|Backcountry Hikes in Mt. Rainier NP|
[See guide below for information to the backcountry hikes.]
Guide to Map
Advisories about Google map display and about the Carbon River Road. In addition, some areas have multiple uses and require enlargling that areas, eg. Mowich Lake and Sunrise, to properly display the different types.
The hikes are catagorized as:
Backcountry Camp, location of wilderness (backcountry), drive-in camps noted;
Wonderland Trail Camp, location of wilderness camps on the Wonderland Trail, drive-in camps noted;
Trailhead, locations trailheads along highways or at visitors centers;
Cache, locations for leaving or mailing caches.
Note about .-- The "information window" for each location has the following information:
There isn't much I can say about advisories except listen the the NPS reports and the rangers. The backcountry rangers are the most experienced and helpful folks there. Ask, listen and heed their advise, and you won't go wrong. And keep up with the latest NPS information as you can.
And above all, please follow the rules and your permit. The rules are there for everyone's safety and protection of the resources. And the permit is to minimize the impact of your trip on the NP and for others. An advisory about glaciers.
Do not go on a glacier without experienced hikers or climbers and the proper equipment.
Glaciers are inviting to hike and explore. But they are dangerous for the inexperienced and ill-prepared hikers. Glaciers are very dynamic and constantly changing environments, so it's best to view and photograph them, but don't go on them without guides and equipment. A note about the wildflower and alpine meadows.
Stay on the designated paths and trails in the meadows, especially when snow covered.
You may not leave a trace, but others may not be so cautious and careful about their footprint in environmentally sensitive areas. This is especially important in the late snowmelt season where hiking on the thin snowpack can damage the fragile meadows underneath. In addition you will run the risk of being given a ticket by a Park Ranger for violating the rules (which all visitors accept when entering the NP).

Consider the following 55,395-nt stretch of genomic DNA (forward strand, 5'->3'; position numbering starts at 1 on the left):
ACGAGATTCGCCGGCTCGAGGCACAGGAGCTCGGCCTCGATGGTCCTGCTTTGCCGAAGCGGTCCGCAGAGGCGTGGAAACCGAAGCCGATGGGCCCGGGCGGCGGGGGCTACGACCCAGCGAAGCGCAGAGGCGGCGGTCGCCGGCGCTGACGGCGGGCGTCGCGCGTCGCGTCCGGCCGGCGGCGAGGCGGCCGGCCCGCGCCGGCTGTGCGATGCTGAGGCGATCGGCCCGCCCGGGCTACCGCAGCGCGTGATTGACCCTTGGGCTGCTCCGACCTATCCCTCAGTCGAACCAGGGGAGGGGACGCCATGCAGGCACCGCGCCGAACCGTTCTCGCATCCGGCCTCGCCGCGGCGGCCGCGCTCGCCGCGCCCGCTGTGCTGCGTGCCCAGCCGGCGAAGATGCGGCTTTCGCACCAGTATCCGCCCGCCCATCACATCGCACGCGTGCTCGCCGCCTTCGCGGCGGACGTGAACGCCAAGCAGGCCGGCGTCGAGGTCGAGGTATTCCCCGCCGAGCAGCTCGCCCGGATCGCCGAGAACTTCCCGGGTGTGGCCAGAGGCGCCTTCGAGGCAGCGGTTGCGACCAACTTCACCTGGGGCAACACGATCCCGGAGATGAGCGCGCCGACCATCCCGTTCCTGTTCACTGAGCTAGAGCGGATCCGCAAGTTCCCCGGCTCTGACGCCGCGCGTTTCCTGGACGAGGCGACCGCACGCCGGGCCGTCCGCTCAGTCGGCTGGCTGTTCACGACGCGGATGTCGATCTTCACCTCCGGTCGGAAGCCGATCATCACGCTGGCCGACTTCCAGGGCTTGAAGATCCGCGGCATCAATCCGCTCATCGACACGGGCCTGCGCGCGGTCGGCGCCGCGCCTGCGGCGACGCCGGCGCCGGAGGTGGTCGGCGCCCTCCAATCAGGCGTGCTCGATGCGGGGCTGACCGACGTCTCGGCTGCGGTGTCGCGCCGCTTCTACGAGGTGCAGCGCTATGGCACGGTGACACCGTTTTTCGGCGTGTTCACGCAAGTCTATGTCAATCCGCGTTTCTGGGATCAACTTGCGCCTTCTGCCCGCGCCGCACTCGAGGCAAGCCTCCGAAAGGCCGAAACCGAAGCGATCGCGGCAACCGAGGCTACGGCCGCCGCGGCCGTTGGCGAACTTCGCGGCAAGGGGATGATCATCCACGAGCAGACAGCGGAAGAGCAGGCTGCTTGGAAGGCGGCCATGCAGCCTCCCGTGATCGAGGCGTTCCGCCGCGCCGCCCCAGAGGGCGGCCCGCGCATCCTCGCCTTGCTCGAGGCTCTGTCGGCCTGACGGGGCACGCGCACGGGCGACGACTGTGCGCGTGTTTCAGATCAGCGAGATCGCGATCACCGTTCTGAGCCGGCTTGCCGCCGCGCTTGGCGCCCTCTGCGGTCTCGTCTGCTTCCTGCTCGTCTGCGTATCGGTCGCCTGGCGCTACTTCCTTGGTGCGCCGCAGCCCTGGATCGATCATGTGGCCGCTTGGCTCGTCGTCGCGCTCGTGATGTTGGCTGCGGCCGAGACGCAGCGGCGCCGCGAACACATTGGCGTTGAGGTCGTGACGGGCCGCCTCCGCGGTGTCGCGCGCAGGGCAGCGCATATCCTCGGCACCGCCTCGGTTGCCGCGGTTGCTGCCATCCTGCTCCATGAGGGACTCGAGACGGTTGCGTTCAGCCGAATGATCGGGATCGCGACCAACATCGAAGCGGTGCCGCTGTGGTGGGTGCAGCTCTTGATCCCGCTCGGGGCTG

A word about guns Beginning February 22, 2010, openly carrying guns in the NP is legal and concealed with a legal permit. However, there are a number of conditions, which you can find here with links to additional information.
It is illegal to carry a gun indoors and it is illegal to use or fire a gun anywhere in the NP.
This is especially important in the visitors areas, the campgrounds, on the trails, and in the backcountry. You can only openly carry a gun or concealed with the proper (state) permit) and nothing else. You can not unholster, use or discharge the weapon anytime or anywhere in the NP. The NPS has trained and instructed the park and backcountry rangers to treat all visitors as if they are carrying a gun unless it is clear the visitor is not carrying a gun.
This advisory is even more appropriate in the backcountry where some hikers prefer to carry a weapon for protection against wildlife, especially mountain lions and bears. But the rule still applies, you can not use or discharge a weapon. Although some hikers believe the danger is real but in reality not one hiker has been serious injured or killed by wildlife in the NP and there are alternatives which the NPS recommends (see the NPS newsletters).
Below are some resources, especially NPS pages for additional information.
Please use the contact link to send e-mail.
|[Top] [Guide] [Home]|